|Page 5 of 8:||       |
|Index||76 reviews in total|
The Three Stooges never took the punishment this kid dishes out. The first time I saw this movie, I was at a drive-in with some friends and we were all sitting on the hood of my car. As Baby Bink kept getting the better of the kidnappers I actually laughed so hard I fell off the car, which prompted my friends to laugh even harder. (So I too was a victim of Baby Bink). This is a great family film, even with all the groin jokes (i.e. baby kicks Joe Mantagna in groin, Joe's groin gets set on fire in a scene that makes me sure my son will not touch a lighter until he's 35). Even if you can't suspend belief that a baby could do all the things this kid does, any film with Joe Pantiliano is worth seeing. Parents let the kids watch it, just pray they don't try some of these things on you.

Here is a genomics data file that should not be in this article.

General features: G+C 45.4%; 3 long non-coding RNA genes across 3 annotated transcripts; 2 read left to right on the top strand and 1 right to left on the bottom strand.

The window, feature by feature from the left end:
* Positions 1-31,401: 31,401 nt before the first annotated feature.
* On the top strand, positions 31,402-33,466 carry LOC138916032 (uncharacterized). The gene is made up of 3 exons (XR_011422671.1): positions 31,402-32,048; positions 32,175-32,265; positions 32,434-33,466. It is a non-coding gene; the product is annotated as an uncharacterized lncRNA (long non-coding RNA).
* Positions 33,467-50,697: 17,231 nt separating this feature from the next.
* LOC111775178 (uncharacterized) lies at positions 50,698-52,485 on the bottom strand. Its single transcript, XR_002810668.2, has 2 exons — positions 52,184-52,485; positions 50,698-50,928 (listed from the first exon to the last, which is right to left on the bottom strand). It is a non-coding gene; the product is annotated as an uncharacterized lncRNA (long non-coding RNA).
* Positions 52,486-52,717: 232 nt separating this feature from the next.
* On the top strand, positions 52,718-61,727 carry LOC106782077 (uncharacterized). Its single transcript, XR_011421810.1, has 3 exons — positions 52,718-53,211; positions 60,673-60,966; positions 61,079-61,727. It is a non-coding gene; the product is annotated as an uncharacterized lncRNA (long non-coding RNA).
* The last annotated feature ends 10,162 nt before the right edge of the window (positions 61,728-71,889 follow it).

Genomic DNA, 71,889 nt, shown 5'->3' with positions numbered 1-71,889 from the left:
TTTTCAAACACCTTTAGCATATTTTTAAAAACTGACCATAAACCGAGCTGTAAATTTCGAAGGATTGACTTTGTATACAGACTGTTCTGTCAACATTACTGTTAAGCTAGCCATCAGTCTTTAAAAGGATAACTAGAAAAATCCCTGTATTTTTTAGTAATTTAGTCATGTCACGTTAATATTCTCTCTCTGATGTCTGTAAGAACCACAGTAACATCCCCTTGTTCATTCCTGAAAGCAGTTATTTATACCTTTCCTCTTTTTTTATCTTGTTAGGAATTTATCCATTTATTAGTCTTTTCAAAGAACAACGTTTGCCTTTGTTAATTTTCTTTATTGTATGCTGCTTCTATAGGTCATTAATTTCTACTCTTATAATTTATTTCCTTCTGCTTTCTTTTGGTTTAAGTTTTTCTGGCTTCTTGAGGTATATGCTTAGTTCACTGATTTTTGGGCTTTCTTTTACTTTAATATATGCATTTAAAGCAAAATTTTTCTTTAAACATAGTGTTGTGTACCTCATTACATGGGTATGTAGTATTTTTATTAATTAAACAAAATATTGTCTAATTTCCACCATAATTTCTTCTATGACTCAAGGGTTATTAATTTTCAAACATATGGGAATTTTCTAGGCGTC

This movie was capital G Good. I liked the three criminals the most. You had the weaselly thin one Norby (the brilliant Joe Pantoliano), the big goofy one Veeko (a breakout performance by the criminally underrated Brian Haley) and then the "smart" guy Eddie (and when I say smart, you will see that none of them are that smart) played by Airheads and Godfather 3 legend "Fat" Joe Mantegna. Three classic performances that carry the whole movie. I don't want to give too much away, but don't go to the bathroom when they get to the gorilla exhibit. Or the construction site!!! Those scenes almost made me go to the bathroom on my futon!!! The baby gets pretty boring after a while, but it's fun to think about how they had to keep rotating the twins every time one started crying or whatever.
*** This review may contain spoilers ***
When my dad's head rolls off with laughter, and my mother sees the baby
as one of her six Irish babies (a metaphor as so often seen is this
sweet and brilliant film), it passes the test for an instant classic: